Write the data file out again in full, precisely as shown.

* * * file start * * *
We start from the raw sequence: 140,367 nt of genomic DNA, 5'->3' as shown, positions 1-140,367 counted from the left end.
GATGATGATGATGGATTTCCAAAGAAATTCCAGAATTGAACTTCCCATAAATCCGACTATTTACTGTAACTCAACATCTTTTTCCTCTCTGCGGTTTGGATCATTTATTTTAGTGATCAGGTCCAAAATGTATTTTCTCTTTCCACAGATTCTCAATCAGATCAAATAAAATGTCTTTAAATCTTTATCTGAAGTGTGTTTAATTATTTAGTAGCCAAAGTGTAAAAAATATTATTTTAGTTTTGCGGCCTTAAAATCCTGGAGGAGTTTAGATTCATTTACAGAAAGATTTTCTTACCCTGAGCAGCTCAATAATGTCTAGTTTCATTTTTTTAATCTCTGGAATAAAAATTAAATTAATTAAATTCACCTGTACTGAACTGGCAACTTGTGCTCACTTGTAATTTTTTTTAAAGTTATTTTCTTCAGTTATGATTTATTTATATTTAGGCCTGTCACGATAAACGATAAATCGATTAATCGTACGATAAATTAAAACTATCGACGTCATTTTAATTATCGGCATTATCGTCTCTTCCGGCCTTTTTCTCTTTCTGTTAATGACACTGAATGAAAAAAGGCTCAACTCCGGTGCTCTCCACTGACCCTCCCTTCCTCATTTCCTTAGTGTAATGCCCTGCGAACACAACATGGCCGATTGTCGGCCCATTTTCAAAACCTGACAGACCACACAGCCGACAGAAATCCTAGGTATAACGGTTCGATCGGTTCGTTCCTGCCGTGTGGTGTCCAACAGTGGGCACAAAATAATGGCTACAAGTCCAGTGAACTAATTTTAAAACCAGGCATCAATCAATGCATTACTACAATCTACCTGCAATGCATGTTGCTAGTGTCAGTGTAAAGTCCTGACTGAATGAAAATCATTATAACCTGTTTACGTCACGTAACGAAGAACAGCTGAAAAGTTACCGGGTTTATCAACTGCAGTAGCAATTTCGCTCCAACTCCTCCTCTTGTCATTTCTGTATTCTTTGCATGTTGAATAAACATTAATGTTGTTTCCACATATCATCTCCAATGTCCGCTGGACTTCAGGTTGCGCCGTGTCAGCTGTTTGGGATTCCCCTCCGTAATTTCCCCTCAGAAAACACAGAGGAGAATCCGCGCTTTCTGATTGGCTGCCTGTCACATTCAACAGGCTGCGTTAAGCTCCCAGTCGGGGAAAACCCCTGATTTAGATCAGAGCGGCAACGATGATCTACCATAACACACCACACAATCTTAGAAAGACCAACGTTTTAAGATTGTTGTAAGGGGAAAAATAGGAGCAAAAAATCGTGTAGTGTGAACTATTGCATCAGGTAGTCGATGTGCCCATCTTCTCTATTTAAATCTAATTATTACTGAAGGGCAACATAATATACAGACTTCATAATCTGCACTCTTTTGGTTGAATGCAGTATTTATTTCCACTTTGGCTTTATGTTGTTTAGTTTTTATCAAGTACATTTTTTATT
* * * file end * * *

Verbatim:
We start from the raw sequence: 140,367 nt of genomic DNA, 5'->3' as shown, positions 1-140,367 counted from the left end.
GATGATGATGATGGATTTCCAAAGAAATTCCAGAATTGAACTTCCCATAAATCCGACTATTTACTGTAACTCAACATCTTTTTCCTCTCTGCGGTTTGGATCATTTATTTTAGTGATCAGGTCCAAAATGTATTTTCTCTTTCCACAGATTCTCAATCAGATCAAATAAAATGTCTTTAAATCTTTATCTGAAGTGTGTTTAATTATTTAGTAGCCAAAGTGTAAAAAATATTATTTTAGTTTTGCGGCCTTAAAATCCTGGAGGAGTTTAGATTCATTTACAGAAAGATTTTCTTACCCTGAGCAGCTCAATAATGTCTAGTTTCATTTTTTTAATCTCTGGAATAAAAATTAAATTAATTAAATTCACCTGTACTGAACTGGCAACTTGTGCTCACTTGTAATTTTTTTTAAAGTTATTTTCTTCAGTTATGATTTATTTATATTTAGGCCTGTCACGATAAACGATAAATCGATTAATCGTACGATAAATTAAAACTATCGACGTCATTTTAATTATCGGCATTATCGTCTCTTCCGGCCTTTTTCTCTTTCTGTTAATGACACTGAATGAAAAAAGGCTCAACTCCGGTGCTCTCCACTGACCCTCCCTTCCTCATTTCCTTAGTGTAATGCCCTGCGAACACAACATGGCCGATTGTCGGCCCATTTTCAAAACCTGACAGACCACACAGCCGACAGAAATCCTAGGTATAACGGTTCGATCGGTTCGTTCCTGCCGTGTGGTGTCCAACAGTGGGCACAAAATAATGGCTACAAGTCCAGTGAACTAATTTTAAAACCAGGCATCAATCAATGCATTACTACAATCTACCTGCAATGCATGTTGCTAGTGTCAGTGTAAAGTCCTGACTGAATGAAAATCATTATAACCTGTTTACGTCACGTAACGAAGAACAGCTGAAAAGTTACCGGGTTTATCAACTGCAGTAGCAATTTCGCTCCAACTCCTCCTCTTGTCATTTCTGTATTCTTTGCATGTTGAATAAACATTAATGTTGTTTCCACATATCATCTCCAATGTCCGCTGGACTTCAGGTTGCGCCGTGTCAGCTGTTTGGGATTCCCCTCCGTAATTTCCCCTCAGAAAACACAGAGGAGAATCCGCGCTTTCTGATTGGCTGCCTGTCACATTCAACAGGCTGCGTTAAGCTCCCAGTCGGGGAAAACCCCTGATTTAGATCAGAGCGGCAACGATGATCTACCATAACACACCACACAATCTTAGAAAGACCAACGTTTTAAGATTGTTGTAAGGGGAAAAATAGGAGCAAAAAATCGTGTAGTGTGAACTATTGCATCAGGTAGTCGATGTGCCCATCTTCTCTATTTAAATCTAATTATTACTGAAGGGCAACATAATATACAGACTTCATAATCTGCACTCTTTTGGTTGAATGCAGTATTTATTTCCACTTTGGCTTTATGTTGTTTAGTTTTTATCAAGTACATTTTTTATT